What a DVCS gets you (maybe)

Czajnik responding to Jeff Atwood's howto on setting up Subversion on windows: "Have you tried any distributed source control? I've recently switched from Subversion to Mercurial, and I'm very happy about the change. The most important reason was the ability to clone the repository to my laptop, do some checkins there (without network access, on a plain, train, etc.) and resync with just one command when I'm back home. Distributed model seems cool even for a single developer :)"

Jeff Atwood responding to Czajnik: "What is the difference between what you describe, and working traditionally offline, then checking in when you get back into the office? If a "checkin" occurs on your local machine, and nobody else in the world knows about it.. did it really happen? Maybe I'm not understanding the distinction here. I still need to watch the rest of Linus Torvalds' presentation on this topic ( http://www.youtube.com/watch?v=4XpnKHJAok8 )"

I don't know that Torvald's presentation on Git is going to explain much (Randall Schwartz's Git tutorial is much better). I agree with Jeff when he says elsewhere it will take years to see distributed version control systems (DVCS) being generally adopted.  But having switched to a DVCS a while back (mercurial) coming from Subversion and before that CVS, let me lay out three things I think you get when you use a distributed model:

  1. Better branching, thus control over code
  2. speed, thus ease of use

  3. Better IDEs (potentially)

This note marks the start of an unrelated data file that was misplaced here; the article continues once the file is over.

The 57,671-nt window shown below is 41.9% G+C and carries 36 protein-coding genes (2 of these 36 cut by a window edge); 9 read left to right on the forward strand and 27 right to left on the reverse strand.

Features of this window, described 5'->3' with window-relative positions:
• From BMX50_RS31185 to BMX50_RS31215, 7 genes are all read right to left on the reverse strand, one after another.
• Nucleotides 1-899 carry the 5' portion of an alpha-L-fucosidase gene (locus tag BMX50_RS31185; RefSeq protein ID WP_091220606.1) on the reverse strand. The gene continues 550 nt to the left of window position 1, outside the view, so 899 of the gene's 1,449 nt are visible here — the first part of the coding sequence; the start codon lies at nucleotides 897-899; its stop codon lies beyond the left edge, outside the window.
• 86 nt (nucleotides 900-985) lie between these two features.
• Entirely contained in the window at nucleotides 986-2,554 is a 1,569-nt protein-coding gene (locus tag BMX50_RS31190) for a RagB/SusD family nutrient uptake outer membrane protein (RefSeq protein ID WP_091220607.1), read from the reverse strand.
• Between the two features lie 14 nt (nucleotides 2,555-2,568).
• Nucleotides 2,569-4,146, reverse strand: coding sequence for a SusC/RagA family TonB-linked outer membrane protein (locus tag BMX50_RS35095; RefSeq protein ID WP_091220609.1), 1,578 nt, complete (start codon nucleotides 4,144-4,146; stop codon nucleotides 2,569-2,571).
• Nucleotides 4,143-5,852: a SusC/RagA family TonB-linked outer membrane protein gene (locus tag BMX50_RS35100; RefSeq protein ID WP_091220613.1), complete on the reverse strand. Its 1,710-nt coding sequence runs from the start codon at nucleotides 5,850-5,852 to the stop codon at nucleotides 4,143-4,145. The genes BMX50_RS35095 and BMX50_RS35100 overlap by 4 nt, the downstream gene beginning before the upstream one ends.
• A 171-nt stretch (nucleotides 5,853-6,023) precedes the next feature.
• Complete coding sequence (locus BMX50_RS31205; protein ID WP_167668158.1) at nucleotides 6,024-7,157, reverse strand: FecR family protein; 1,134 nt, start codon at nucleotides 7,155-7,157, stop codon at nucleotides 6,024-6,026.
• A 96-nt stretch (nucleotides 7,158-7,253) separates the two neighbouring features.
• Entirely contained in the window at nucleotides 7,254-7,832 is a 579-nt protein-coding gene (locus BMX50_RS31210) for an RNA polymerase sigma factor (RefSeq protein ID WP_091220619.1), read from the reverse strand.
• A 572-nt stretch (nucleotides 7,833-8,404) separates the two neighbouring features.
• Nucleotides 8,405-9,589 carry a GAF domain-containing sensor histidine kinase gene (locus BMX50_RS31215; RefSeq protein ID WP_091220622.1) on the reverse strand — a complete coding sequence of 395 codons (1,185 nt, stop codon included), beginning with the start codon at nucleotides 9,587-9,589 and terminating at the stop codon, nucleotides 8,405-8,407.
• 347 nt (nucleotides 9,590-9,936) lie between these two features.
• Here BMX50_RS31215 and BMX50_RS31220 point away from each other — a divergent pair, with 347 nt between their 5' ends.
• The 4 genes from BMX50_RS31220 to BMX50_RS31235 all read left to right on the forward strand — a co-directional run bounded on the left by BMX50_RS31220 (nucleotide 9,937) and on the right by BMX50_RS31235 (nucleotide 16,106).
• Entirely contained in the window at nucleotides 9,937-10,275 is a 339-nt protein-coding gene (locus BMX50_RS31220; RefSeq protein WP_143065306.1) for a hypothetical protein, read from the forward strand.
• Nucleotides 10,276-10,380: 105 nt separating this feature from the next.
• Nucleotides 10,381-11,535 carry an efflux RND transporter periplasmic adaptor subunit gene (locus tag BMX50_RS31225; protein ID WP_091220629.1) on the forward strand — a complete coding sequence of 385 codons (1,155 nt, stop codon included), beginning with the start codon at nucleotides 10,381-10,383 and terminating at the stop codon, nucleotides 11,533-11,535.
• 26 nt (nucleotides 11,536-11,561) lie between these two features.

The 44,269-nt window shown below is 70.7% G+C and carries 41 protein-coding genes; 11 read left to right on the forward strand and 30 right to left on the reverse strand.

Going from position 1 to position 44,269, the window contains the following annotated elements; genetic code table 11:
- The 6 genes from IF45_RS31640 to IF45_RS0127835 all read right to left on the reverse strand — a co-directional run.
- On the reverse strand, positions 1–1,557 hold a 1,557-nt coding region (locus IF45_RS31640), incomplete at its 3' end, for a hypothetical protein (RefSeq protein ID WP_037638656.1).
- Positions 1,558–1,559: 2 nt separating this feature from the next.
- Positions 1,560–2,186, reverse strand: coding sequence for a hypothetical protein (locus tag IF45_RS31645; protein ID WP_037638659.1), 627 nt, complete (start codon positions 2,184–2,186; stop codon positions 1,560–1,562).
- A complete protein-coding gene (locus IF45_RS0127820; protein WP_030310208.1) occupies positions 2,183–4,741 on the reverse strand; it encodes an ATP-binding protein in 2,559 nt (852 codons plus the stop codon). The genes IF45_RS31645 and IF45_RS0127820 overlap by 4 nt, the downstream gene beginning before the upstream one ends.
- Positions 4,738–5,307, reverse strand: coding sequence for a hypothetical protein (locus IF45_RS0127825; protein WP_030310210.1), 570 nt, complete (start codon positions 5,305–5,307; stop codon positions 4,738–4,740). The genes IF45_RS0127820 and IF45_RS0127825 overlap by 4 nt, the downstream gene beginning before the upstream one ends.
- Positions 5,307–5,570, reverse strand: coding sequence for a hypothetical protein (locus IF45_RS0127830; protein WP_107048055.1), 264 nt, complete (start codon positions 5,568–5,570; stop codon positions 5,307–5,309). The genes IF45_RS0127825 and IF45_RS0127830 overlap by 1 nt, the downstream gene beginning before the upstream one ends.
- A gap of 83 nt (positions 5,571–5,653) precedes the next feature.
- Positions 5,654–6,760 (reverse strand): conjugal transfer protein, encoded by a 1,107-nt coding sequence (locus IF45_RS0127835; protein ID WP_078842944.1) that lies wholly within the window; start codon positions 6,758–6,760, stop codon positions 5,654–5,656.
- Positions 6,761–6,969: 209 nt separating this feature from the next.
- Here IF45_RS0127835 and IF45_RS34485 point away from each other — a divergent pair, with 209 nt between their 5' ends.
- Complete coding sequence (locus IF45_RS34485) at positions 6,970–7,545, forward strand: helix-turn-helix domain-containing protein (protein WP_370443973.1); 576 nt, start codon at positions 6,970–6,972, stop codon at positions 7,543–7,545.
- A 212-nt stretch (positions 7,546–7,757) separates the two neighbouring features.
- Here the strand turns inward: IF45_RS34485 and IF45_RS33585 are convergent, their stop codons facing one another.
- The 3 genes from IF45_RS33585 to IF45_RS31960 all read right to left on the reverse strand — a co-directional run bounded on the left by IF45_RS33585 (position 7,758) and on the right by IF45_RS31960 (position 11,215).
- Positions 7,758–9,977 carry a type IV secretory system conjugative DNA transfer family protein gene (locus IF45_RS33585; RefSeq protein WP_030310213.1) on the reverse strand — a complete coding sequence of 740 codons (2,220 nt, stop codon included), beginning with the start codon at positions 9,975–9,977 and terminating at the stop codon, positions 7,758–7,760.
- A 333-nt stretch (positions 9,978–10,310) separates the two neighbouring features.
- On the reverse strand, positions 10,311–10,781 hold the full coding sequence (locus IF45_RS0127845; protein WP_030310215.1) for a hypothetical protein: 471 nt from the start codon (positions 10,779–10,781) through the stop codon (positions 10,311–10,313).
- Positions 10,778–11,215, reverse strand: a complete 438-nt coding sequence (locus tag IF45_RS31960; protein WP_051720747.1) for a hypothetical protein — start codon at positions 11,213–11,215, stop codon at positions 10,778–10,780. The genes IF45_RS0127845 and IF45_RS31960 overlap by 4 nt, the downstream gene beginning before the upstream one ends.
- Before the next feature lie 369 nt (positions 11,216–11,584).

But the short version is this - distributed version control is the general case.

Better branching

This one needs some justification, when you think of the costs associated with branching and the folklore around them - industry consensus is that branching is a bad thing, a neccessary evil.

A while back I said, "branching isn't just a process or code duplication matter to avoid - it's inevitable - as soon as you check out code or locked a file, you've branched - checking back in *is* a merge operation." That was in the context of using mercurial as an offline supplement to perforce.

Saying that a local sandbox is a branch operationally can mean a few things,

  • update is a merge operation from another codeline,
  • checkin is a merge operation to another codeline,
  • you want to update and checkin frequently to avoid drifting.

Centralised systems like perforce, cvs, svn, do not treat checkouts as branching operations. As a result centralised systems support branching in a limited sense - that's often why branching is a bad thing. But once you accept this model of having your sandbox under version control, a lot of the pain (and fear) of dealing with branches evaporates. Passing around changesets and patches becomes normal and logical.

Centralised VCS also results in a bias towards the server as the single point of truth - your local sandbox can get messed up via conflicts, but a centralised model doesn't ever allow you to check in conflicted files. If the local merge after update fails you have to cleanup conflicts manually. This points to a limitation in centralised version control systems - the developer local history of changes is not preserved. It is as though you have a maintenance/dev branch where every time you commit to the branch, the checkin is routed to the code line where the branch was taken from. That means no branch history is kept, ever. The information is thrown away. And if your version of the file prior to the merge is never versioned, that in turn that means any post-facto work or cleanup of mistakes has to been dealt with manually. You can't go back through the history.

I have more than once seen a developer effectively stranded, where they can't checkin because they can't integrate locally without a lot of pain, and it's too late to cut a branch after the fact. Their sandbox is going to get hosed before they'll able to checkin. I've seen it enough that I'm inclined to think it's not a training/skill problem, it's a tooling problem. I also suspect it kills innovation and experimentation on codelines - when branching is that heavyweight and problematic, what's the incentive?